The songs were debuted at London's All Points East Festival
Bon Iver have released the two new songs premiered at All Points East last night (June 2). Check them out below.
As fans left at the end of their headline set, the two new songs were played over the PA.
The songs – ‘Hey, Ma’ and ‘U (Man Like)’ – have now been released on streaming services. Justin Vernon has confirmed the songs will form part of a follow-up to Bon Iver’s latest album, 2016’s ’22, A Million’.
The Wisconsin band played an emotional set featuring tracks from their three studio albums at All Points East.
Leaving the stage after an encore of classic tracks ‘Holocene’ and ‘Creature Fear’, singer Justin Vernon thanked the crowd for coming out and told them two new tracks from their “new record” would be played as they left.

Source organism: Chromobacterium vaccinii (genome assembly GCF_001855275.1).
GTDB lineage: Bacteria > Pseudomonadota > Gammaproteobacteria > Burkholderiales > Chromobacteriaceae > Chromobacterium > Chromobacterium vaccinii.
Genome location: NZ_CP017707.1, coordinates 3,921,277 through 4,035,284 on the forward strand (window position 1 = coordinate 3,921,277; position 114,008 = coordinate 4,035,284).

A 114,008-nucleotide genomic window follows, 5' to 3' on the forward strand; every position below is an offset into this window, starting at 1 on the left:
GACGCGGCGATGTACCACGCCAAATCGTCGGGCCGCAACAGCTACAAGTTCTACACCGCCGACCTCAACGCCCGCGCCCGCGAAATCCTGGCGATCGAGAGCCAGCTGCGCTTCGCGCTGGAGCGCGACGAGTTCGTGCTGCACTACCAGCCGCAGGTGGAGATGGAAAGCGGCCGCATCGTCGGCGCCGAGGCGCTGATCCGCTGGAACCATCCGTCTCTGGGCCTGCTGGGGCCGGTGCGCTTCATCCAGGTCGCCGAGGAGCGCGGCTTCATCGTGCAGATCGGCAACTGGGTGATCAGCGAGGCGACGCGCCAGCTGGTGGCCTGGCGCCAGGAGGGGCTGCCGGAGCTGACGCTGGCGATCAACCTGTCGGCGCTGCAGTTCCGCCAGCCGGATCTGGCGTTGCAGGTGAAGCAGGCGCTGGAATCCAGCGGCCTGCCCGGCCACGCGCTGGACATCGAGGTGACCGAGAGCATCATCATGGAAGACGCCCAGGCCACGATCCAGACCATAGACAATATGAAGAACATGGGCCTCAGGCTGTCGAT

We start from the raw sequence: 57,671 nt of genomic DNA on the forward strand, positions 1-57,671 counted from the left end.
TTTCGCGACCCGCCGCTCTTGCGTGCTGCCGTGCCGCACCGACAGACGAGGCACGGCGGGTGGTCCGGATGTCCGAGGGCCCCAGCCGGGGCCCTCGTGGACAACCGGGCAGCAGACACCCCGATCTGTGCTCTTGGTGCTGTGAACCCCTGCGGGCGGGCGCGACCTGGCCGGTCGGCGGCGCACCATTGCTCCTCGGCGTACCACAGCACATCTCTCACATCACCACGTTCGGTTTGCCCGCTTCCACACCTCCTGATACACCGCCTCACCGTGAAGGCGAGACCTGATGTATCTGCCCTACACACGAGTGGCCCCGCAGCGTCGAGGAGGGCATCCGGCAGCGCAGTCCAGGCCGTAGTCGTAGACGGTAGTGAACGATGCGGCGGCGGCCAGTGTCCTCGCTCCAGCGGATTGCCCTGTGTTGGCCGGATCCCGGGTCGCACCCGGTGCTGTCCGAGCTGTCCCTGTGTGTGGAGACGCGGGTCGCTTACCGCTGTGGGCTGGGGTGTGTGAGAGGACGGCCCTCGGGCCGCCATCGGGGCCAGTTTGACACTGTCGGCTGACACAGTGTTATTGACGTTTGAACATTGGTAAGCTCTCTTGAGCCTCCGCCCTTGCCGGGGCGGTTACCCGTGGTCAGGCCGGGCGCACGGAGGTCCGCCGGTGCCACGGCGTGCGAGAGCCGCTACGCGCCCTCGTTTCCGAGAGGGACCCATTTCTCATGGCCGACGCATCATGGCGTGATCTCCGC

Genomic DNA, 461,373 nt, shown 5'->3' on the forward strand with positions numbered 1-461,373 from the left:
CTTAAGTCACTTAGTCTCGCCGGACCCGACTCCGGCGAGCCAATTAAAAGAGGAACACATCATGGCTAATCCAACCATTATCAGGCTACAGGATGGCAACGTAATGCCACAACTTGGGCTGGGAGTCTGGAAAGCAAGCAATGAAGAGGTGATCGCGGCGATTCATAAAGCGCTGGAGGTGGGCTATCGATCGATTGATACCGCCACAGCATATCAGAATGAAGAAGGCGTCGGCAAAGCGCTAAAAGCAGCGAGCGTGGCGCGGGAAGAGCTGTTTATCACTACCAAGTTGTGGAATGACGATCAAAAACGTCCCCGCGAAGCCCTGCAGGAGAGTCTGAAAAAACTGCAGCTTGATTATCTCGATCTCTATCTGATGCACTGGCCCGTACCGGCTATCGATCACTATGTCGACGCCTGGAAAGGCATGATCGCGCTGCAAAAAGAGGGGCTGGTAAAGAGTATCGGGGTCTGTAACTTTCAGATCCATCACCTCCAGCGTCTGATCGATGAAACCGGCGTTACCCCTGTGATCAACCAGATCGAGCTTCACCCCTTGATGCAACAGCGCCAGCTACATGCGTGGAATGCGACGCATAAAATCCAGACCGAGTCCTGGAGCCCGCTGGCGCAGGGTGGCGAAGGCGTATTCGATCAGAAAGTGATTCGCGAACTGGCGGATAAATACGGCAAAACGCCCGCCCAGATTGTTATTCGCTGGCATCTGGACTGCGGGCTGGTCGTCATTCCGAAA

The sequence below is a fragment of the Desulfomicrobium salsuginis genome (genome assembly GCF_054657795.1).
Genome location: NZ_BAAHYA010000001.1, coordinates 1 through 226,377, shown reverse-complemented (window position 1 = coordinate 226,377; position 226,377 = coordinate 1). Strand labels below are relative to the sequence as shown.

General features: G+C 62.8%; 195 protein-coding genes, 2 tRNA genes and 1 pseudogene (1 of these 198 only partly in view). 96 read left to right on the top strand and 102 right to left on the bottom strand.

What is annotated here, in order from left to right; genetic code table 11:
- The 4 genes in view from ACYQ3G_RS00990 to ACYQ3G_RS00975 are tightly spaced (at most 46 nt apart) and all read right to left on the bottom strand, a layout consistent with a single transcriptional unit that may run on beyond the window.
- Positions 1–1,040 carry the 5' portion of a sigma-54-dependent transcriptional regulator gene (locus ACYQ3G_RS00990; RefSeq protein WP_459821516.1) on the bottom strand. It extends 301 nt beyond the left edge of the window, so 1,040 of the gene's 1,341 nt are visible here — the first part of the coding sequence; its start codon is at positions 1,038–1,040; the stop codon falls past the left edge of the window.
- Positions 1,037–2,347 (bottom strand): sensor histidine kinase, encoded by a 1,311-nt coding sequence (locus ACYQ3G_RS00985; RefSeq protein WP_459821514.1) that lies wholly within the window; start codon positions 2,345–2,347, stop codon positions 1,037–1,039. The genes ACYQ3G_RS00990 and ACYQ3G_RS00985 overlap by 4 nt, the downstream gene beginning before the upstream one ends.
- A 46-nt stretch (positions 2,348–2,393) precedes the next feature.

Following their departure, two videos for new songs were then shown on the stage’s screen. ‘Hey, ma’ featured Vernon’s unmistakable vocals against a backdrop of family footage. ‘U (Man Like)’, a piano ballad, features a backing choir.
You can watch fan footage of the tracks below.
The videos ended with a website being flashed up on screen. The site – icommai.com – contains animations, artwork and details of Bon Iver’s current collaborators.
The site also announces an addition to the group’s live line-up, with a message that reads, “To further the growing community, Jenn Wasner, of Wye Oak and Flock of Dimes, will join Justin Vernon, Sean Carey, Matthew McCaughan, Michael Lewis, and Andrew Fitzpatrick to form the Bon Iver live band.”
Bon Iver were the final band to headline, with Mumford and Sons, Bring Me The Horizon, The Strokes, The Chemical Brothers and Christine and the Queens all taking to the stage over the last two weekends.
On Friday, Bring Me The Horizon’s Oli Sykes declared “rock is still alive” during an emotional speech, while Christine and the Queens delivered an epic rendition of David Bowie’s ‘Heroes’.
Elsewhere, the festival addresses complaints of sound problems during The Strokes headline set – which NME’s Dan Stubbs deemed “the freshest of nostalgia-fests.”